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“I Don’t Really Know What Diabetes Is”: A Qualitative Study Exploring the Experiences of Aboriginal and Torres Strait Islander Young People Aged 10 to 25 Years Living With Type 2 Diabetes in Northern and Central Australia

      Abstract

      Objective

      Our aim in this study was to gain an understanding of the experiences of Aboriginal and Torres Strait Islander young people aged 10 to 25 years with type 2 diabetes (T2D) living in Northern and Central Australia.

      Methods

      In this qualitative study we explored participants’ experiences of T2D using a social constructionist epistemology and a phenomenologic methodology. Twenty-seven young people participated in semistructured in-depth interviews from 4 primary health-care sites.

      Results

      Three major constructs emerged. Young people experienced a normalisation–shame paradox in response to their diagnosis (partly related to that “everyone has diabetes,” as well as the fear that friends “might judge [me]”), had suboptimal levels of understanding of T2D (“I don’t really know what diabetes is. I just need somebody to explain to me a bit more”) and experienced multiple barriers inhibiting their T2D management. These included complex lives (“I have a rheumatic heart disease […] then they told me that I have diabetes…I have two things”) and the availability of support (“[I] talk to my mum…I talk to my aunty too…I don’t talk to anyone else”). Successful management requires support from health professionals and family and includes strengthening social networks and educational opportunities.

      Conclusions

      Our findings reinforce the need for alternative support systems tailored to the specific needs of young Aboriginal and Torres Strait Islander people with T2D. Enhanced models of care must be codesigned with young people and their communities and include a focus on shifting norms and expectations about youth T2D to reduce diabetes stigma and broaden social support and consider the delivery of health information in youth-friendly environments.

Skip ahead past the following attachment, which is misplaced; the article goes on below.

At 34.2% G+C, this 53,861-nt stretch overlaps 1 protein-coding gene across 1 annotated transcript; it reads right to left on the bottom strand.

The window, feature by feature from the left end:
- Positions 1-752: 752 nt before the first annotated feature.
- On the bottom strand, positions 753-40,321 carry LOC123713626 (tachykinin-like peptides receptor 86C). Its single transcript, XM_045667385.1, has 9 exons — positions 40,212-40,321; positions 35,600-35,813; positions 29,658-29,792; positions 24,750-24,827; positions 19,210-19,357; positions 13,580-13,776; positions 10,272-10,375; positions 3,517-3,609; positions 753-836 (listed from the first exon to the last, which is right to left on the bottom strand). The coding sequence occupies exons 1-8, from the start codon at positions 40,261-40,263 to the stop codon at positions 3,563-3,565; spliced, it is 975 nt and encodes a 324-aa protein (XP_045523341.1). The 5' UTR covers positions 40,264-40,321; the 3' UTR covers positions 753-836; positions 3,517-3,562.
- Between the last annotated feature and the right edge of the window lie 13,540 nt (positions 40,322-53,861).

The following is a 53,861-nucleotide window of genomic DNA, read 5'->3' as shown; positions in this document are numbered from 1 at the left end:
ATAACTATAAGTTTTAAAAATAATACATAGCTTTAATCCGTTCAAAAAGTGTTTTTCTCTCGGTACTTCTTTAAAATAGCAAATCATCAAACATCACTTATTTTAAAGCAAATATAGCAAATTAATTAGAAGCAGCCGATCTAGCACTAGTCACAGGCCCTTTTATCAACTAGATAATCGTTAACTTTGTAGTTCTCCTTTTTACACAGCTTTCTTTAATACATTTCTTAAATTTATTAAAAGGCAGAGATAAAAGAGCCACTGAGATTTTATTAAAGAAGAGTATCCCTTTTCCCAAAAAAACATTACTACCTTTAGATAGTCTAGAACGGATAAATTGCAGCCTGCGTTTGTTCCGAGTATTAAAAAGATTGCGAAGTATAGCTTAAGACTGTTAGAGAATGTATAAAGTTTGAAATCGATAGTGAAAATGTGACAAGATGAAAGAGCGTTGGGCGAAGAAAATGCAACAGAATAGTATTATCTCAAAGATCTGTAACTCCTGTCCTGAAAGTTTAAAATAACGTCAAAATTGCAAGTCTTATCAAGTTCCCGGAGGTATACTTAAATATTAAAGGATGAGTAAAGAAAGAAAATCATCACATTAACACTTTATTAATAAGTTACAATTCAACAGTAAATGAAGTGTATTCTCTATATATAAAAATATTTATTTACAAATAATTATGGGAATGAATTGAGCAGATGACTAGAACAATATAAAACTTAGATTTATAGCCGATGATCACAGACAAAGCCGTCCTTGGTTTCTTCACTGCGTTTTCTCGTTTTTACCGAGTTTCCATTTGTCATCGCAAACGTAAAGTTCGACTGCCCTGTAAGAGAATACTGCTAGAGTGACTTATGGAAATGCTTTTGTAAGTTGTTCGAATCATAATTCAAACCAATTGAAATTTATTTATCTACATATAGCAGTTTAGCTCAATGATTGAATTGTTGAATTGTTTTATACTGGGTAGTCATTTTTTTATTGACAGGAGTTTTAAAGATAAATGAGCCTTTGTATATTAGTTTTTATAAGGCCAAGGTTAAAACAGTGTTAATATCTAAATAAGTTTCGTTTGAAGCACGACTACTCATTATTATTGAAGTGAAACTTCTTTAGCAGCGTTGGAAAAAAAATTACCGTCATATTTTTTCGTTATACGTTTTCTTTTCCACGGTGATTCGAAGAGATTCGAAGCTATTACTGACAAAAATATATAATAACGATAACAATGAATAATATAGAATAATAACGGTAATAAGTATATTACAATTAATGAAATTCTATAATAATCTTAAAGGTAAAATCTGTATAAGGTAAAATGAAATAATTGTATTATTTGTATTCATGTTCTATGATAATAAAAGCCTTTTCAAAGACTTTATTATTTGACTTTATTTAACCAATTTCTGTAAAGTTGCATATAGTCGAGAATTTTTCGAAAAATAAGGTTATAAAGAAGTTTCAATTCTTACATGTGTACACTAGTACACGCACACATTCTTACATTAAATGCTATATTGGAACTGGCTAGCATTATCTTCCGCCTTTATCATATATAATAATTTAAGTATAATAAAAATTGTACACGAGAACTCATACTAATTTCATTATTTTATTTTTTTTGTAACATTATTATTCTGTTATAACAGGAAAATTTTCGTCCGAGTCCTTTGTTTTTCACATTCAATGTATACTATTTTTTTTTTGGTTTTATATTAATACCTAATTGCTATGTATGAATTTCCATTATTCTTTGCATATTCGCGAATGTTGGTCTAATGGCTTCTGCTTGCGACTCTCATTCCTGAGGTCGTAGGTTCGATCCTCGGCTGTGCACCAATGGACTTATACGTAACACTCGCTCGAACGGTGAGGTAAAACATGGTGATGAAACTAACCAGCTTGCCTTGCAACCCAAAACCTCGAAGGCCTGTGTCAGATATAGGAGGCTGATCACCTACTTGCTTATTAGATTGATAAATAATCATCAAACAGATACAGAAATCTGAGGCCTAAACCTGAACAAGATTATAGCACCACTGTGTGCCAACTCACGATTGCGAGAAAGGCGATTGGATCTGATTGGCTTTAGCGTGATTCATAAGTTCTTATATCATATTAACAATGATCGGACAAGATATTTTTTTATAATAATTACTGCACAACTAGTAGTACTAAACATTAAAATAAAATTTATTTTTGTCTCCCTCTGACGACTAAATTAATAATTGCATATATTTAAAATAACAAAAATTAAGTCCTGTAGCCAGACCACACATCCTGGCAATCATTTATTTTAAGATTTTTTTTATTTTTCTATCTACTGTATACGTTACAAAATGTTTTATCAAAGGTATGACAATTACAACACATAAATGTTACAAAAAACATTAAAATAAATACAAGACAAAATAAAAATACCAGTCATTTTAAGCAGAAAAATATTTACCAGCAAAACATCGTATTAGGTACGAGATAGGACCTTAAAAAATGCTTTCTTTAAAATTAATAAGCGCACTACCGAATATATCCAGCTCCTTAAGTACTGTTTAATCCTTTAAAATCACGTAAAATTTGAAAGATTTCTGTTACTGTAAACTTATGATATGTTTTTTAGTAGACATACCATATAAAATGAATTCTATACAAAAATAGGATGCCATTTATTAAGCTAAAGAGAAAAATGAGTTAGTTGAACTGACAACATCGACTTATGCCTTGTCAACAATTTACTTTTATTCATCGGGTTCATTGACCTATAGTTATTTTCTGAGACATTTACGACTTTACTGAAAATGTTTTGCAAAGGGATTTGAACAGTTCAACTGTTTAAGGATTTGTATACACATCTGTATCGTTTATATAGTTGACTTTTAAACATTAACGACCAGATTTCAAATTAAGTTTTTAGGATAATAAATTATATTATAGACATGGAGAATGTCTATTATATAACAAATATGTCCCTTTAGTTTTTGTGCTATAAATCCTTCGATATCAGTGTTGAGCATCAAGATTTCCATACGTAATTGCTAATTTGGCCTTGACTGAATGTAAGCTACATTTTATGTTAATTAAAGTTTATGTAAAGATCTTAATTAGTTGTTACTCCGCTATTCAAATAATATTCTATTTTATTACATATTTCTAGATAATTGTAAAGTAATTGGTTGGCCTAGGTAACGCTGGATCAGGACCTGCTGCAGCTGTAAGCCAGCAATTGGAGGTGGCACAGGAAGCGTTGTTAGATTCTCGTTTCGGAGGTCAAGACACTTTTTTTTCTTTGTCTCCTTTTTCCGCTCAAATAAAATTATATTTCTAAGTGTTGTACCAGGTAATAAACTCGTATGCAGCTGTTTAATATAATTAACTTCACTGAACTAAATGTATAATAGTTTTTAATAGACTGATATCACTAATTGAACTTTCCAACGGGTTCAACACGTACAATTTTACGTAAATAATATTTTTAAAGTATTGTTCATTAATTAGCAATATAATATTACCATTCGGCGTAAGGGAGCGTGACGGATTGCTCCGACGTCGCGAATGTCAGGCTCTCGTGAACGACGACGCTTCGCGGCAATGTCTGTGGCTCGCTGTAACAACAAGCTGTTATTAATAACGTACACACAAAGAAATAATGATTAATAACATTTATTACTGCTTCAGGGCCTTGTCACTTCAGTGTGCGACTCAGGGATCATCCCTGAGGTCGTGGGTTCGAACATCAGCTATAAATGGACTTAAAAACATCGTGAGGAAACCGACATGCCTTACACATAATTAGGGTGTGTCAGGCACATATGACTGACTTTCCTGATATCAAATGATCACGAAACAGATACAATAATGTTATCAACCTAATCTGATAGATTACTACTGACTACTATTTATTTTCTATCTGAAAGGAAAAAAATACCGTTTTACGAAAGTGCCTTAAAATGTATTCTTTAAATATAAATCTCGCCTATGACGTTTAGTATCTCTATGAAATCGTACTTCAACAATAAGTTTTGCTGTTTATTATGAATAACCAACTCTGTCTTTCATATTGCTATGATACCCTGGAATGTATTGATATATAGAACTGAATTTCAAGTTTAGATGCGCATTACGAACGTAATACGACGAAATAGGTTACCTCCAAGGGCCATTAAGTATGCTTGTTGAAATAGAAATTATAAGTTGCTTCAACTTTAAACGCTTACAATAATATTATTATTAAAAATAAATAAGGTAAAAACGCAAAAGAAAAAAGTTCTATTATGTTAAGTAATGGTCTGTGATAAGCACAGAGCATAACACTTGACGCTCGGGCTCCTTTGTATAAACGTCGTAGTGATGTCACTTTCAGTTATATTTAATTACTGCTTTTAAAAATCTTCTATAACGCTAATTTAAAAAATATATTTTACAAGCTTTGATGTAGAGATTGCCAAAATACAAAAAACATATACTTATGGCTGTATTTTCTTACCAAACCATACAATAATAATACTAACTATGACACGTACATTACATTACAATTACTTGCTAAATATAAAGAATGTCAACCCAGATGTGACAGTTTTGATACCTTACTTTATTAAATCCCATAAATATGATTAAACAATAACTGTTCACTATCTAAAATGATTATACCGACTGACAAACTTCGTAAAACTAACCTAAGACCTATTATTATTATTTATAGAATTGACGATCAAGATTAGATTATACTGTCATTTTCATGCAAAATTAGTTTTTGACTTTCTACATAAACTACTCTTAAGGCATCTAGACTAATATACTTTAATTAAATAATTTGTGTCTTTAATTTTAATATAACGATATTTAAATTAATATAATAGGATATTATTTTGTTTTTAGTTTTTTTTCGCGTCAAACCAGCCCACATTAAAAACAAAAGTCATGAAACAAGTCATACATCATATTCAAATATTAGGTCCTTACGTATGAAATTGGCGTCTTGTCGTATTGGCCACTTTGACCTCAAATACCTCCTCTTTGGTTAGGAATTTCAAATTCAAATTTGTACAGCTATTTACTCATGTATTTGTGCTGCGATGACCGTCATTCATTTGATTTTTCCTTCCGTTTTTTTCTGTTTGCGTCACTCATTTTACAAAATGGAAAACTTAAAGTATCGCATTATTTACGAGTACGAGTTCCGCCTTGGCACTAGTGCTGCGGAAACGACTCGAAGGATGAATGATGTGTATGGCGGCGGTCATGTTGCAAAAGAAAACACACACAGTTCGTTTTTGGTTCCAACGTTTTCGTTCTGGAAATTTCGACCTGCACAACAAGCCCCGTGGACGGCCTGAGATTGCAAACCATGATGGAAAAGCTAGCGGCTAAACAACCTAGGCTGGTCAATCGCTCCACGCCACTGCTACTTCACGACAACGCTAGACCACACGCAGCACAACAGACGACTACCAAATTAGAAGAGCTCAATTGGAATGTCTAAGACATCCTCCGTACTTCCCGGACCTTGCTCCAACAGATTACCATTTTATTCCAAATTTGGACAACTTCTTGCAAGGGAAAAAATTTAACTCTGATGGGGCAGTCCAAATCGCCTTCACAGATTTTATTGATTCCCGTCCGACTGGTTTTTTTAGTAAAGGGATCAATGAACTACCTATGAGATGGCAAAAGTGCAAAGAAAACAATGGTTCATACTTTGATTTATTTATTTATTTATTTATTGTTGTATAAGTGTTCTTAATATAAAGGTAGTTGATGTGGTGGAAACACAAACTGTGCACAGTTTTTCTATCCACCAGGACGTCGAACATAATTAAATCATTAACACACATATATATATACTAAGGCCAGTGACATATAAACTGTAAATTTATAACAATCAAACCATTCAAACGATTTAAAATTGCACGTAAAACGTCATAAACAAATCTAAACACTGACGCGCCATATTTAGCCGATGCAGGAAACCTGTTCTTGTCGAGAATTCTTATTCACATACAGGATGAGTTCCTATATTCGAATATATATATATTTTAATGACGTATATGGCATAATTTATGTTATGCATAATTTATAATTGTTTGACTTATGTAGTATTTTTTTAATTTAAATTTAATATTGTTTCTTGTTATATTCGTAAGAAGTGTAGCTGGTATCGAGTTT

Résumé

      Objectifs

      L’objectif de notre étude était d’acquérir une compréhension des expériences des jeunes aborigènes et insulaires du détroit de Torrès âgés de 10 à 25 ans et diabétiques de type 2 (DT2) qui vivent dans le nord et le centre de l’Australie.

      Méthodes

      Dans cette étude qualitative, l’épistémologie constructiviste sociale et la méthode phénoménologique nous ont permis d’explorer les expériences des participants concernant le DT2. Vingt-sept jeunes de 4 établissements en soins de santé primaires ont participé à des entretiens semi-structurés en profondeur.

      Résultats

      Trois construits importants étaient apparus. Les jeunes connaissaient un paradoxe normalisation–honte en réponse à leur diagnostic (qui s’explique en partie par l’affirmation que « tout le monde a le diabète » et par la crainte que les amis « puissent [me] juger »), avaient des niveaux de compréhension sous-optimaux du DT2 (« Je ne sais pas vraiment ce qu’est le diabète. J’ai simplement besoin que quelqu’un m’explique un peu plus. ») et se heurtaient à de nombreux obstacles qui inhibaient leur prise en charge du DT2. Parmi ces obstacles figurent la complexité de leur vie (« J’ai un rhumatisme cardiaque […] puis ils m’ont dit que j’ai le diabète… J’ai deux choses ») et la disponibilité du soutien (« [Je] parle à ma maman… Je parle à ma tantine aussi… Je ne parle à personne d’autre »). La réussite de la prise en charge exige le soutien des professionnels de la santé et de la famille et passe par le renforcement des réseaux sociaux et les possibilités d’éducation.

      Conclusions

      Nos résultats contribuent à accentuer le besoin d’avoir d’autres réseaux de soutien adaptés aux besoins particuliers des jeunes aborigènes et insulaires du détroit de Torrès qui ont le DT2. Des modèles de soins améliorés doivent être conçus en collaboration avec les jeunes et leurs communautés et principalement axés sur l’évolution des normes et des attentes au sujet du DT2 chez les jeunes afin de réduire la stigmatisation liée au diabète, étendre le soutien social et envisager la prestation d’information en matière de santé dans les environnements adaptés aux jeunes.

      Keywords

      Mots clés

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